The modern Microsoft Certified Systems Engineer exams are tough, but they're achievable and well respected in the...
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IT marketplace. Those who take the time to learn the skills required stand out from the crowd when on the job. The MCSE: Messaging certification is a worthwhile qualification to earn, whether it's to help your employer achieve a partner status or to advance your career.
To prepare for the MCSE certification exams, Exchange admins must decide which route they'll take to achieve that certification before they can begin studying the areas covered on both exams. Once these actions have been taken, admins can start asking questions about what kinds of things they can do to be as prepared as possible. But if you're expecting to have answers to common exam questions, you'll be disappointed. This leads us to the first and most common question asked:
1. Should I use an exam brain dump?
The simple answer is no. For those not in the know, an exam brain dump is a list of exam questions and guesses at answers. Assuming you trust the cheat that copied the questions down to provide you with the right answers, these may or may not help you pass. If you or others have the same incorrect answers, you may even get caught. This reason alone will not help you be capable of doing the job, after passing an exam from a brain dump, so any career gains would be short-lived. You'll also miss out on the satisfaction of having completed the MCSE: Messaging exam based on your own skill. Spend the time learning the material for yourself.
2. What about practice tests? Are they as bad as brain dumps?
Practice tests from reputable publishers don't contain any questions from the real exam. They'll give you a feel for how well your learning is progressing and where your skills excel or are weak. As someone who has taken many Microsoft exams, they can be valuable when assessing progress. They aren't essential by any means, but they probably provide the most value to those with experience who need to know how much extra effort they should put in for the exams.
3. I'm worried about wasting money and failing the exam. Any tips to help pass the first time?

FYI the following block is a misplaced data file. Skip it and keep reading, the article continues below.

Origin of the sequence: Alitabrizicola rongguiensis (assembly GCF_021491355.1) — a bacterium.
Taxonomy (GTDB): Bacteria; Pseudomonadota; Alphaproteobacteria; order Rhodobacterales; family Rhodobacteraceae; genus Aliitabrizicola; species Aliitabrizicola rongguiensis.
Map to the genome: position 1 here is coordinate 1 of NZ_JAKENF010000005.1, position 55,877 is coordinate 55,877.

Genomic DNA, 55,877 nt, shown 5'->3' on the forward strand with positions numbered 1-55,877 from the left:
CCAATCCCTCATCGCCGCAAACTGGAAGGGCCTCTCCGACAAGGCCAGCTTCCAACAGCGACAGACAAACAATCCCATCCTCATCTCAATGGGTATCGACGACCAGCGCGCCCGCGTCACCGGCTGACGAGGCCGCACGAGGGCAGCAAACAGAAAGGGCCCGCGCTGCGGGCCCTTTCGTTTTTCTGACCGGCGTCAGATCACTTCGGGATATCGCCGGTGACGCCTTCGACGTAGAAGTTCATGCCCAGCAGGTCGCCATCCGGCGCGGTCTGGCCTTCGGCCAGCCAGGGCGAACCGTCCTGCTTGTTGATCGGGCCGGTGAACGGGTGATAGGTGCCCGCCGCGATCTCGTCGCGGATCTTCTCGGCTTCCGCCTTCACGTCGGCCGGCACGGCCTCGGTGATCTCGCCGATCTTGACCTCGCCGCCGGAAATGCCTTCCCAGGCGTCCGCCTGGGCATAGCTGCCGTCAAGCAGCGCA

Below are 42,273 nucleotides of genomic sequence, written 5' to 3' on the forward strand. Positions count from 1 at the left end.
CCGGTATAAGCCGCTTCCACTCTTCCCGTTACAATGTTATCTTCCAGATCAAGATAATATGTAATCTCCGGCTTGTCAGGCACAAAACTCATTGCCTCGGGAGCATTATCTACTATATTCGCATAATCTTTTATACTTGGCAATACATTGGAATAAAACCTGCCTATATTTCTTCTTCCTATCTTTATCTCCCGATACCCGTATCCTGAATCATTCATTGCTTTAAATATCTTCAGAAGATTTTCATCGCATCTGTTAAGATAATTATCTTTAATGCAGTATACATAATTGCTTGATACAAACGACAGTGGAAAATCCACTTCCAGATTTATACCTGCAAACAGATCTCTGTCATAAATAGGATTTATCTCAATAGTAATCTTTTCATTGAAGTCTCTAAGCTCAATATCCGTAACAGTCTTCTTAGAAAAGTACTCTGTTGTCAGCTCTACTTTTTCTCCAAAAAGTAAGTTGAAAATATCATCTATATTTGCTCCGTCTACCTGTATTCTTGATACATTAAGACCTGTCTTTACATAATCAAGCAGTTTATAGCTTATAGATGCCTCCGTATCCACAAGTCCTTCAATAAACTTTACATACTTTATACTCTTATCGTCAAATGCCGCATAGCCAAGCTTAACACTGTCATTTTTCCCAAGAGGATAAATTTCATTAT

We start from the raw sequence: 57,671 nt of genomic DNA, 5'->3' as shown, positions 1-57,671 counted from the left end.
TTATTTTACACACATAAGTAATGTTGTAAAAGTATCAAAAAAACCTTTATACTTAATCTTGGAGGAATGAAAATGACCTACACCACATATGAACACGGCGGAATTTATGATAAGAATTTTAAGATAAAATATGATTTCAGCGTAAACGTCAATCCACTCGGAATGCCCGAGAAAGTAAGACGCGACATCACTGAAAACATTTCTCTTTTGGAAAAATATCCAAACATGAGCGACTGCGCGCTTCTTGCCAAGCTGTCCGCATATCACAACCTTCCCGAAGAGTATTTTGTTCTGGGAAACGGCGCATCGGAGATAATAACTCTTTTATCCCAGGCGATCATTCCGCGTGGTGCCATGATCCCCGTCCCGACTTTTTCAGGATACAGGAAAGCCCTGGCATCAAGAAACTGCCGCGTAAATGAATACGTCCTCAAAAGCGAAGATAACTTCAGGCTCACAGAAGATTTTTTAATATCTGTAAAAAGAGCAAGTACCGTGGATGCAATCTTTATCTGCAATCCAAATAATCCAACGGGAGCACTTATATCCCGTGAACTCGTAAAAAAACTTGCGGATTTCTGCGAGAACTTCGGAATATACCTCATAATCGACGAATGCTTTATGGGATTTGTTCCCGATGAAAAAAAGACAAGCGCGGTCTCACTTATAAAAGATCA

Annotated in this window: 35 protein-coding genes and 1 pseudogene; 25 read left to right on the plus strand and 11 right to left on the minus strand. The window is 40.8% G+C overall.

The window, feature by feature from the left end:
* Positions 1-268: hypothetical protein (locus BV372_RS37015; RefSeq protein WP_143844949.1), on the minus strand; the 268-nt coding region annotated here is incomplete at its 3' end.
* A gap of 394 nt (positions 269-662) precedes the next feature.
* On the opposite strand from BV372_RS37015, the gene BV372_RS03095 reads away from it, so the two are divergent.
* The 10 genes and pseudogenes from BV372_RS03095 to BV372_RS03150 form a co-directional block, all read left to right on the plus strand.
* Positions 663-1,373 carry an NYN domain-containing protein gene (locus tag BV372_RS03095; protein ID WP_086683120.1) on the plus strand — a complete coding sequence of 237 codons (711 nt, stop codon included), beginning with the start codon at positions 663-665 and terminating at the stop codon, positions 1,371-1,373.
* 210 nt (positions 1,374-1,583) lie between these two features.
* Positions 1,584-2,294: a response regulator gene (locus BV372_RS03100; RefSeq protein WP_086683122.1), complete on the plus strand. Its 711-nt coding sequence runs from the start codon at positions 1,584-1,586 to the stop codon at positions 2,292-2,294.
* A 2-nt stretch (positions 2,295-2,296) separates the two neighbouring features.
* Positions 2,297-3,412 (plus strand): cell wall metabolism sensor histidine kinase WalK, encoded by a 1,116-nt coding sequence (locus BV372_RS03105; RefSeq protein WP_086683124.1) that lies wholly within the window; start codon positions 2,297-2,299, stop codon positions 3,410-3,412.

Learning the key areas in the exam is the best tip there is. But if you want a better chance of only needing to pay for each exam once, look out for the Second Shot exam offers. These offers give test takers the opportunity for a free exam retake should they fail.
Failing an exam can be demoralizing for anyone, especially if you've invested a lot of time and effort. You won't be the first to fail nor the last. Many MVPs, myself included, have failed multiple Microsoft exams. This often comes down to lack of preparation, but you may sometimes fail even after putting in the effort. If at first you don't succeed, try again. Hang in there -- you'll eventually pass!
4. What's in it for me? Should I pay for my exam, or should my employer?
I'm often surprised to meet people who must pay for their own exams. The effort to study, usually in your spare time, far exceeds the trivial cost of an exam to an employer. I've heard from some people that the company they work for is scared that their employees might leave if they're offered training. If that sounds like your employer, it's probably worth paying for your own exams so you can find a company that values its employees and wants to have a skilled workforce. If you're forced to pay for your own exams, your next role is your goal.
If you're lucky enough to work for an employer that will pay for your exams (and this should include every Microsoft Gold or Silver Partner as they need certified staff), you're already working for a company that values having a skilled workforce. An internal promotion isn't a promise, but new-found qualifications will most likely result in an interesting project or potential reward come your performance review. With up-to-date qualifications, you'll also find yourself well-protected should your employer face some sort of future difficulties.
About the author:
Steve Goodman is an Exchange MVP and works as a technical architect for one of the U.K.'s leading Microsoft Gold partners. Goodman has worked extensively with Microsoft Exchange since version 5.5 and with Office 365 since its origins in Exchange Labs and Live@EDU.
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